4 Tips to Help Chronic Back Pain
Chronic Lower Back Pain will affect at least 70% of people at some point in their lives and is the leading single cause of disability, accounting for 11% of total disability in the UK population. 95% of lower back pain is 'non-specific' meaning that there is very rarely a serious condition that causes it yet when it happens it can be debilitating and unfortunately can return again and again.
So, what do we think causes it and what can we do about it?
Common causes range from too much time spent in sitting, hunched postures, physical inactivity, bad lifting technique (at work or at the gym) and many other things that people attribute this issue to. In all likelihood it is a combination of these factors over a range of time which leads to reduced support of the lumbar spine which eventually results in a 'bad back'.
So what can you do to reduce your pain or prevent it in the future?:
1. Keep Moving! - The fear of pain can stop you dead in your tracks; with chronic lower back pain it can even get you to give up activities, hobbies or even occupations that you once loved but no longer feel you can take part in! As a result, you spend more and more time sitting or lying down which can weaken the supporting muscles further and you end up in a vicious cycle. Start off with light activity and build from there- even just short walks can make a big difference.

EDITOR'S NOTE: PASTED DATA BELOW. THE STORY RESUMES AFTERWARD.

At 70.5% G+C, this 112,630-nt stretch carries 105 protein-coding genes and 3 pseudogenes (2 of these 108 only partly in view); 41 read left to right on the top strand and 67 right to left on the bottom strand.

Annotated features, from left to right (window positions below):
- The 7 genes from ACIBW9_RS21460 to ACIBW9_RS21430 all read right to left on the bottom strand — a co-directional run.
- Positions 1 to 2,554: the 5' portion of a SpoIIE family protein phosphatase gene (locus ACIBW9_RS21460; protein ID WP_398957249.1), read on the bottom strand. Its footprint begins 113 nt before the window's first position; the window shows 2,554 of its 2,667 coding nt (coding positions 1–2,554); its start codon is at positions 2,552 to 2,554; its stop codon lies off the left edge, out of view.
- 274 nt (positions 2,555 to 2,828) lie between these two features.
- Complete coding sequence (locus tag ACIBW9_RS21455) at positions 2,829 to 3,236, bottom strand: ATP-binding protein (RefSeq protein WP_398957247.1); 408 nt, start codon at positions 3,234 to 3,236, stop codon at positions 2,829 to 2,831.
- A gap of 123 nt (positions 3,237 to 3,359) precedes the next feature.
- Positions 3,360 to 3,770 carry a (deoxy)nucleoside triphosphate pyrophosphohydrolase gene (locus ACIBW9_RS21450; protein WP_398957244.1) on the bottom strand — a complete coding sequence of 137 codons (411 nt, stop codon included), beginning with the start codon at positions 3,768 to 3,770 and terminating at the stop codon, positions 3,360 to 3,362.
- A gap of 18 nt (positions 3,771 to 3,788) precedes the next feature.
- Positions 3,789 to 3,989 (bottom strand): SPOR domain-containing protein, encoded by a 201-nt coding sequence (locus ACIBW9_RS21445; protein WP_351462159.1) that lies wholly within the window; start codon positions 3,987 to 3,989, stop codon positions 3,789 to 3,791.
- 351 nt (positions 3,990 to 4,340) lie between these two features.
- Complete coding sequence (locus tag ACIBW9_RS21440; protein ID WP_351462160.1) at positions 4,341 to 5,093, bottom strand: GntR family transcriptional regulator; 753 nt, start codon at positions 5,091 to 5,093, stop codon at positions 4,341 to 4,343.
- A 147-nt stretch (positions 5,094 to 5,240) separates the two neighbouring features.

2. Take Desk Breaks! - If you spend a long time in the same position e.g. sitting at a desk or driving long journeys, break it up! Put an alarm on your phone and every 30-60 minutes, take even just a 1-5 minute break to walk around and have a quick stretch.
3. Stretch Regularly! - Start to get into the habit of stretching for at least 15 minutes 1-2 times per day. First thing in the morning, straight out of bed is a great way of loosening you up ready to start the day especially if you tend to stiffen up overnight and are in pain when you get out of bed.
4. Start a Specific Strength Programme! - It won't happen overnight but the best thing you can possibly do to reduce chronic back pain and to prevent it in the future is to start a strength programme focused on the muscles which support the lumbar spine and pelvis. This does not mean do really heavy deadlifts! The majority of issues happen because of weakness in the glutes (muscles in your butt cheeks), because we tend to spend so much time sitting down nowadays these muscles have basically become lazy and don't work unless they're forced to. These muscles are a major supporter of the hips and lower back so they are vital for good back health!
Through my work as the strength and conditioning coach at a chiropractic clinic I have learnt a lot about this issue specifically so if you'd like some more information about training specifically to prevent back pain please get in touch :)